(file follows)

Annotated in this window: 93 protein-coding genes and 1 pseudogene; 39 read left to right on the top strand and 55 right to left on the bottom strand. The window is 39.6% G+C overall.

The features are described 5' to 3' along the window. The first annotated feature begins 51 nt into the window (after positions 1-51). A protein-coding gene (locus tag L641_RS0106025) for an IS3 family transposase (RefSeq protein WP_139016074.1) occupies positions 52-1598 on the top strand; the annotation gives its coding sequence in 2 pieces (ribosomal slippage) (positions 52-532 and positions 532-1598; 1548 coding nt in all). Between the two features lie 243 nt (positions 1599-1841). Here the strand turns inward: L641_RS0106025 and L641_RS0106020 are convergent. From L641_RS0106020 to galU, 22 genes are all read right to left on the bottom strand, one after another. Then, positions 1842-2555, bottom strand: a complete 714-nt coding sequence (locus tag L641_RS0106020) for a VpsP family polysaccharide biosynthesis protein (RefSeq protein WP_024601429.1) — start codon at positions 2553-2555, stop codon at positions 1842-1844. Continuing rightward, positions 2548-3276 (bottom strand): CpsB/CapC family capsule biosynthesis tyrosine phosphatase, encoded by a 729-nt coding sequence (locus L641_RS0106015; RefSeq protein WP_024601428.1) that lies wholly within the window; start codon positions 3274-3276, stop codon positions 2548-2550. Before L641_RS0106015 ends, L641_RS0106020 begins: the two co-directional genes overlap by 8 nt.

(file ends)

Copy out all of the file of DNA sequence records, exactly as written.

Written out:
Annotated in this window: 93 protein-coding genes and 1 pseudogene; 39 read left to right on the top strand and 55 right to left on the bottom strand. The window is 39.6% G+C overall.

The features are described 5' to 3' along the window. The first annotated feature begins 51 nt into the window (after positions 1-51). A protein-coding gene (locus tag L641_RS0106025) for an IS3 family transposase (RefSeq protein WP_139016074.1) occupies positions 52-1598 on the top strand; the annotation gives its coding sequence in 2 pieces (ribosomal slippage) (positions 52-532 and positions 532-1598; 1548 coding nt in all). Between the two features lie 243 nt (positions 1599-1841). Here the strand turns inward: L641_RS0106025 and L641_RS0106020 are convergent. From L641_RS0106020 to galU, 22 genes are all read right to left on the bottom strand, one after another. Then, positions 1842-2555, bottom strand: a complete 714-nt coding sequence (locus tag L641_RS0106020) for a VpsP family polysaccharide biosynthesis protein (RefSeq protein WP_024601429.1) — start codon at positions 2553-2555, stop codon at positions 1842-1844. Continuing rightward, positions 2548-3276 (bottom strand): CpsB/CapC family capsule biosynthesis tyrosine phosphatase, encoded by a 729-nt coding sequence (locus L641_RS0106015; RefSeq protein WP_024601428.1) that lies wholly within the window; start codon positions 3274-3276, stop codon positions 2548-2550. Before L641_RS0106015 ends, L641_RS0106020 begins: the two co-directional genes overlap by 8 nt.